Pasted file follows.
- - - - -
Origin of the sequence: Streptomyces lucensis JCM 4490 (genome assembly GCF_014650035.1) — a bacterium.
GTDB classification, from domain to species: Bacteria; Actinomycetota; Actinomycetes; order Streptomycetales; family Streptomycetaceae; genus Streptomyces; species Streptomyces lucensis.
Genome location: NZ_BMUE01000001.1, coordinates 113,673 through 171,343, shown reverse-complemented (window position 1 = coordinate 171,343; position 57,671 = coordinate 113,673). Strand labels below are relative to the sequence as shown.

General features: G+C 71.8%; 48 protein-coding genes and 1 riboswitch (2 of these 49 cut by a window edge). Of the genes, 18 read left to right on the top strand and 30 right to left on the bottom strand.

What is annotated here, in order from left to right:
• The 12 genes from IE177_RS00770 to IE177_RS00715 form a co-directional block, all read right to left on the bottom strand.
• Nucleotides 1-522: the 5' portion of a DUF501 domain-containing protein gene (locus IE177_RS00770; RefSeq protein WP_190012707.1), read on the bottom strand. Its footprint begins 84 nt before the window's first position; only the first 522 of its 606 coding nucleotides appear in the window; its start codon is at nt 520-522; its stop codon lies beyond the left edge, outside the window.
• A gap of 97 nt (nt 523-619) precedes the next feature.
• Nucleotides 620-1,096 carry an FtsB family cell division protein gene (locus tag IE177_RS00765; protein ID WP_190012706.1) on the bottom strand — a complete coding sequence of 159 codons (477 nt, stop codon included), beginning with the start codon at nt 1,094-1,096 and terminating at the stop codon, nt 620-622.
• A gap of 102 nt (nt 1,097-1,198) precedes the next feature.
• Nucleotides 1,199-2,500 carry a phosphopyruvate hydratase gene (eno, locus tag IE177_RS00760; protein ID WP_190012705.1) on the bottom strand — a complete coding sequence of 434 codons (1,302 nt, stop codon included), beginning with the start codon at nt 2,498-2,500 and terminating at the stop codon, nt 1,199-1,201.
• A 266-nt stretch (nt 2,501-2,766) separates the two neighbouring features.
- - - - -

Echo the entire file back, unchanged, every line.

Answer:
Origin of the sequence: Streptomyces lucensis JCM 4490 (genome assembly GCF_014650035.1) — a bacterium.
GTDB classification, from domain to species: Bacteria; Actinomycetota; Actinomycetes; order Streptomycetales; family Streptomycetaceae; genus Streptomyces; species Streptomyces lucensis.
Genome location: NZ_BMUE01000001.1, coordinates 113,673 through 171,343, shown reverse-complemented (window position 1 = coordinate 171,343; position 57,671 = coordinate 113,673). Strand labels below are relative to the sequence as shown.

General features: G+C 71.8%; 48 protein-coding genes and 1 riboswitch (2 of these 49 cut by a window edge). Of the genes, 18 read left to right on the top strand and 30 right to left on the bottom strand.

What is annotated here, in order from left to right:
• The 12 genes from IE177_RS00770 to IE177_RS00715 form a co-directional block, all read right to left on the bottom strand.
• Nucleotides 1-522: the 5' portion of a DUF501 domain-containing protein gene (locus IE177_RS00770; RefSeq protein WP_190012707.1), read on the bottom strand. Its footprint begins 84 nt before the window's first position; only the first 522 of its 606 coding nucleotides appear in the window; its start codon is at nt 520-522; its stop codon lies beyond the left edge, outside the window.
• A gap of 97 nt (nt 523-619) precedes the next feature.
• Nucleotides 620-1,096 carry an FtsB family cell division protein gene (locus tag IE177_RS00765; protein ID WP_190012706.1) on the bottom strand — a complete coding sequence of 159 codons (477 nt, stop codon included), beginning with the start codon at nt 1,094-1,096 and terminating at the stop codon, nt 620-622.
• A gap of 102 nt (nt 1,097-1,198) precedes the next feature.
• Nucleotides 1,199-2,500 carry a phosphopyruvate hydratase gene (eno, locus tag IE177_RS00760; protein ID WP_190012705.1) on the bottom strand — a complete coding sequence of 434 codons (1,302 nt, stop codon included), beginning with the start codon at nt 2,498-2,500 and terminating at the stop codon, nt 1,199-1,201.
• A 266-nt stretch (nt 2,501-2,766) separates the two neighbouring features.